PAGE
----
This manuscript reviews an emerging debate in Israel regarding the appointment of the Supreme Court as a Constitutional Court. Specifically, it offers a critical analysis of the most recent proposed model, which is now in the initial legislative stages (The “Neeman Committee”), to appoint the Supreme Court as the sole constitutional arbiter.
First, the article offers an overview of the main processes that have occurred in the arena of Israeli constitutional law in the last decade, generally known as the “Constitutional Revolution.” Next, the article shows the nexus between this process and the revival of the constitutional court debate. Readers less familiar with the Israeli legal system will acquire a firmer understanding of the reasons in favor of a Constitutional Court. Special emphasis is given to the controversy of judicial review by lower courts, its analysis, and how the issue has served to ignite recent debate.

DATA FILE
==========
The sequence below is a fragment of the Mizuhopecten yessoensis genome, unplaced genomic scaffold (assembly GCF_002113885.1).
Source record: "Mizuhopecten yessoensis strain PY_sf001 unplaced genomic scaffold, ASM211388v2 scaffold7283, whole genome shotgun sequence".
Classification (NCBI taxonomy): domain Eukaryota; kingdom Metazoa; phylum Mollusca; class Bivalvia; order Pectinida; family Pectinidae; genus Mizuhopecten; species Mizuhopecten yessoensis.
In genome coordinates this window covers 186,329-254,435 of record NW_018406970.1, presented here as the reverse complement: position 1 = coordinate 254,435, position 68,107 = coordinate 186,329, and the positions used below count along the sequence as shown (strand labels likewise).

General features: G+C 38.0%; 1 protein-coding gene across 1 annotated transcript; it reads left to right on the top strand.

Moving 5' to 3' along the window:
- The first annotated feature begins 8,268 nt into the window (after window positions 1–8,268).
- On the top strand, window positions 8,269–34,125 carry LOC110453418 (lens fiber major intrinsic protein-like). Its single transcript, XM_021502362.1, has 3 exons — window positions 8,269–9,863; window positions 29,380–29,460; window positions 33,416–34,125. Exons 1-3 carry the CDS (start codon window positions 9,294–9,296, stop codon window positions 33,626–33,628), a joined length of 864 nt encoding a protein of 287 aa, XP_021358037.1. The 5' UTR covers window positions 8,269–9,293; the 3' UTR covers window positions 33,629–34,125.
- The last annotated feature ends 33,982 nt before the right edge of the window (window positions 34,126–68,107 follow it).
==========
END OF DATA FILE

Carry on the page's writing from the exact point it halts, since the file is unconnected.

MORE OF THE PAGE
The article also discusses fundamental traits of constitutional tribunals in common law and civil law systems and reviews them through the prism of the Israeli system. With its unique characteristics and diverse influences, the Israeli system is usually classified as a mixed legal system. In addition, the article offers a critical analysis, as well as reform proposals, for the Neeman Committee’s proposal.
To date, there has been no serious analysis published on the influence of judicial review performed by Israeli lower courts. So far there has been a lack of English language scholarship on the Israeli constitutional court debate, and yet it is perhaps the most intriguing current issue in the Israeli legal system.
- Constitutional Court,
- Comparative Law,
- Judicial Review